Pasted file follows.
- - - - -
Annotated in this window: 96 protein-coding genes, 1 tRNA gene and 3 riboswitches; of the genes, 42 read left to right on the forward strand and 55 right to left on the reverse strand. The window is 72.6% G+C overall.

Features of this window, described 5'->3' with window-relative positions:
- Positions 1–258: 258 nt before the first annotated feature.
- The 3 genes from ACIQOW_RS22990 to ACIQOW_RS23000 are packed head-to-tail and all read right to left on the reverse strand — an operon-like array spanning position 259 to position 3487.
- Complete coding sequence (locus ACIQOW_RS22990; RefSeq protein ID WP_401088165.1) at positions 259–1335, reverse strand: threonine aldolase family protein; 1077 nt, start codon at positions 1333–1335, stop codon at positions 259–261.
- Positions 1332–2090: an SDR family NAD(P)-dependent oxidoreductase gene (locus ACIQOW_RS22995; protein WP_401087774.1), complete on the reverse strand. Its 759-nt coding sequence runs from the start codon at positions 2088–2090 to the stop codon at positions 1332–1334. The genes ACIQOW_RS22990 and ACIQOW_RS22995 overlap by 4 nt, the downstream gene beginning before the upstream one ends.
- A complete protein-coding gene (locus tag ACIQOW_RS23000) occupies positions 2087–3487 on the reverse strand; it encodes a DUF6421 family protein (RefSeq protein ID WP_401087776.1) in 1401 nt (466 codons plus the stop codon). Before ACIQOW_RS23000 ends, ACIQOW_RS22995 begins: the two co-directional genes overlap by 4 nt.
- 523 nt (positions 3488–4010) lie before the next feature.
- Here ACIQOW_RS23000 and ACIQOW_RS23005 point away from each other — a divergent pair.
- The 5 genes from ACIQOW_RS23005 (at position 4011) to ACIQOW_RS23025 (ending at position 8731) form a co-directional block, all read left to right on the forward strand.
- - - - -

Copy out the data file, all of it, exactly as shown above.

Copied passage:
Annotated in this window: 96 protein-coding genes, 1 tRNA gene and 3 riboswitches; of the genes, 42 read left to right on the forward strand and 55 right to left on the reverse strand. The window is 72.6% G+C overall.

Features of this window, described 5'->3' with window-relative positions:
- Positions 1–258: 258 nt before the first annotated feature.
- The 3 genes from ACIQOW_RS22990 to ACIQOW_RS23000 are packed head-to-tail and all read right to left on the reverse strand — an operon-like array spanning position 259 to position 3487.
- Complete coding sequence (locus ACIQOW_RS22990; RefSeq protein ID WP_401088165.1) at positions 259–1335, reverse strand: threonine aldolase family protein; 1077 nt, start codon at positions 1333–1335, stop codon at positions 259–261.
- Positions 1332–2090: an SDR family NAD(P)-dependent oxidoreductase gene (locus ACIQOW_RS22995; protein WP_401087774.1), complete on the reverse strand. Its 759-nt coding sequence runs from the start codon at positions 2088–2090 to the stop codon at positions 1332–1334. The genes ACIQOW_RS22990 and ACIQOW_RS22995 overlap by 4 nt, the downstream gene beginning before the upstream one ends.
- A complete protein-coding gene (locus tag ACIQOW_RS23000) occupies positions 2087–3487 on the reverse strand; it encodes a DUF6421 family protein (RefSeq protein ID WP_401087776.1) in 1401 nt (466 codons plus the stop codon). Before ACIQOW_RS23000 ends, ACIQOW_RS22995 begins: the two co-directional genes overlap by 4 nt.
- 523 nt (positions 3488–4010) lie before the next feature.
- Here ACIQOW_RS23000 and ACIQOW_RS23005 point away from each other — a divergent pair.
- The 5 genes from ACIQOW_RS23005 (at position 4011) to ACIQOW_RS23025 (ending at position 8731) form a co-directional block, all read left to right on the forward strand.